With continuing public attention focused on the national economy and impending presidential inauguration, our readers may have missed some disturbing news over the past few days on science/environmental news — or at least purveyors of such news.
Last Friday, Hearst Corp.'s newspaper division president, Steven Swartz, informed the newsroom of the Seattle Post-Intelligencer that this daily newspaper has been put on the auction block. Potential buyers have been given 60 days to step forward. If they don’t, drastic action will be taken: Either the newspaper will be reduced to an online-only publication — produced by a skeleton staff — or the 145-year old newspaper will just close its doors and disappear.
I have particularly appreciated “Dateline Earth,” an environmental blog on the PI’s website. Its postings over the past week alone have included mention of:
-- upcoming oral arguments before the U.S. Supreme Court on whether mining companies should be allowed to dump their waste into lakes — a case that could have national implications,
-- a report that livestock medications, apparently via manure, are finding their way into human food crops. (It was the subject of a Science News cover story in “Pharm Pollution” more than six years ago. Still it’s nice to see the idea continues to be newsworthy.)
-- a recycled story (crediting a colleague at the Louisville Courier Journal as its source) about using algae to sop up carbon dioxide emitted by fossil-fuel burning, then burning the algae as fuel. Incinerated protists would again give up the carbon-dioxide ghost, “but only after the energy from the coal had essentially been used twice,”
-- discovery of a new Galapagos species: the pink land iguana,
-- and Toyota’s quiet experimentation on a solar-powered successor to the Prius.
And these were just blogged nibblets on the paper’s website. The PI has a reputation for scrappy journalism and great investigative reporting. A poignant video of how the paper’s newsroom learned of the PI’s dire prospects is available on the Internet.
Management of the four-year-old Plenty — a roughly 100-page, bi-monthly how-to-green-your life magazine (with daily web items) — didn’t film its announcement of even grimmer news. Last Friday, it just quietly folded. Rumors that Al Gore would rescue the magazine now appear to have been just that. Freelance writers who had stories slated to appear this week or later were told there would be no clippings to collect because there wouldn’t be another issue.
I tried phoning one of the editors this morning to get details, but his line had already been disconnected. I left a voicemail message for another, and just heard back from publisher/editor-in-chief Mark Spellun. He doesn't credit his publication's demise to lack of reader interest. "We had a fairly aggressive financing package in place. We were going to transform Plenty into a a global media company. But the [financial backing] was withdrawn at the last minute because of the economic climate, and that left us in a cash crunch."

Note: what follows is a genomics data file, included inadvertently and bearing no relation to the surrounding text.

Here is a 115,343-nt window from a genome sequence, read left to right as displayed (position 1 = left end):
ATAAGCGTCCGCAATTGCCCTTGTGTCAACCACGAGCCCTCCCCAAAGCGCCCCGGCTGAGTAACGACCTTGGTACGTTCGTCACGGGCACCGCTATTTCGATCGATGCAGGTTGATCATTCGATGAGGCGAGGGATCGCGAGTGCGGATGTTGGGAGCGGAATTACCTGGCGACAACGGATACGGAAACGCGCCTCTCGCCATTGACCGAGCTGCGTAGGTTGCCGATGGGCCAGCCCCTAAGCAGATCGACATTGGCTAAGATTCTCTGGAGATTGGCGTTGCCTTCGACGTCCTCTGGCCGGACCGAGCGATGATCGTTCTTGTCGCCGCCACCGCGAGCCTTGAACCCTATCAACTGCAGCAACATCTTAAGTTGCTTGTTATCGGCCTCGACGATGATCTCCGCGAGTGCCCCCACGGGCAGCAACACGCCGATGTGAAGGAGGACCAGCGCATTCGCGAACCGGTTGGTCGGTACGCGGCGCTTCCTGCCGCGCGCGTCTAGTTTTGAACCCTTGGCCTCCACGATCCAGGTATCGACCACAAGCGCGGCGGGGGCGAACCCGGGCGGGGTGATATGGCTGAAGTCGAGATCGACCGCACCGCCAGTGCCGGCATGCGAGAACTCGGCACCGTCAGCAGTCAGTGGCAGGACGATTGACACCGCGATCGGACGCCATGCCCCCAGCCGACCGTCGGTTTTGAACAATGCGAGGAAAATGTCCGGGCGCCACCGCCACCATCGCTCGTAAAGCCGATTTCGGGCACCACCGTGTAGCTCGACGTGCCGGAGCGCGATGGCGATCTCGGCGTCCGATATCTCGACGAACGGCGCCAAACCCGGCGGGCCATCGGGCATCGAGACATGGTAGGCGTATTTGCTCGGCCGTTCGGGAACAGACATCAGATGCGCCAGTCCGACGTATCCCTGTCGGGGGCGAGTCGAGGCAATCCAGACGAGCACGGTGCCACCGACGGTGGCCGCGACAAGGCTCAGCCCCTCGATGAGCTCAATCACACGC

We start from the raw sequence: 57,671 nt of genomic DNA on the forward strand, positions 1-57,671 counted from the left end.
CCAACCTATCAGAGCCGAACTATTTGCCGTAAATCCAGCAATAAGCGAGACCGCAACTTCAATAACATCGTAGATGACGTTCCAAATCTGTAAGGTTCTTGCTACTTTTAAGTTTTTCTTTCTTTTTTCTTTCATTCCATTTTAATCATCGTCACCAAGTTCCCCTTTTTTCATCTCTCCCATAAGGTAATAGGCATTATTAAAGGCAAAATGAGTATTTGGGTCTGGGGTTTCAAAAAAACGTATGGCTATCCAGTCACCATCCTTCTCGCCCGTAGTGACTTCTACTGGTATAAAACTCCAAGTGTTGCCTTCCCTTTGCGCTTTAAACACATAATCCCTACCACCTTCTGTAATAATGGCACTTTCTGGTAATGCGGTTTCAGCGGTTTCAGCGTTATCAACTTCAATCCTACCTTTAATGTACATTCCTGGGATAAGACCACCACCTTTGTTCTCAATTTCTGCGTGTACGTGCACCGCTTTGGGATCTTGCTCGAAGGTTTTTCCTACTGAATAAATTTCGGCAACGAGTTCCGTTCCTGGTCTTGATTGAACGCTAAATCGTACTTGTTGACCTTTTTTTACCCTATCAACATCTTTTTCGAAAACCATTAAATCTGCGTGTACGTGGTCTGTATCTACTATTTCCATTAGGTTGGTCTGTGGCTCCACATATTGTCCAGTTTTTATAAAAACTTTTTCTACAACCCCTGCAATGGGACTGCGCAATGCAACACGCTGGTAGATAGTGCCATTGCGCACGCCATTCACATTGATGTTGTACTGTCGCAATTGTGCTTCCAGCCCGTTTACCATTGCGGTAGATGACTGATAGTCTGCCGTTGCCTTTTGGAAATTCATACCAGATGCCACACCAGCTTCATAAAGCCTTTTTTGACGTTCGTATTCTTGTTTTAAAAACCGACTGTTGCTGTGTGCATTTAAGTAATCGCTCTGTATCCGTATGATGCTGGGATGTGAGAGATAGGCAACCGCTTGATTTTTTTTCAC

Despite what financiers had told him was a good business model for his publication, he says it's turned out that "it's just impossible to raise money at this point in time." His is hardly the only magazine to recently go belly-up. Declining ad revenues sunk CountryHome (circulation 1.25 million), Home (circulation 800,000), and O at Home — once vibrant shelter magazines; all shuttered their proverbial doors in recent weeks. In contrast to Plenty, however, these other magazines had little content that might be termed true news.
People unfamiliar with Plenty can still see what they were missing by checking out the website. Spellun says he has no immediate plans to shut the website down, although it won't be updated.
Finally, CNN announced last week that its medical reporter, Sanjay Gupta, would soon leave the air. In this case, the reason is anything but bittersweet. The neurosurgeon is an on-air personality renowned for effectively communicating complex medical concepts to a general audience. Barack Obama’s transition team also appreciated Gupta’s communications skills and offered him a more prominent, albeit lower-paying, public-communications gig: Surgeon General of the United States.
Because many news organizations cover only a limited region or topic, subscribers are unlikely to find many — in some cases any — alternative sources to what has been lost when a publication folds. And when competition dies, the incentive to strive for ever-greater quality can also wither.
What we have to keep in mind is that true journalism is the closest thing most adults have to formal continuing education. Each newsroom that goes dark, then, amounts to another school closing.
Ives, N. 2009. The Last Page: A Guide to Magazines That Have Ceased Publication. Advertising Age (Jan. 14). [Go to]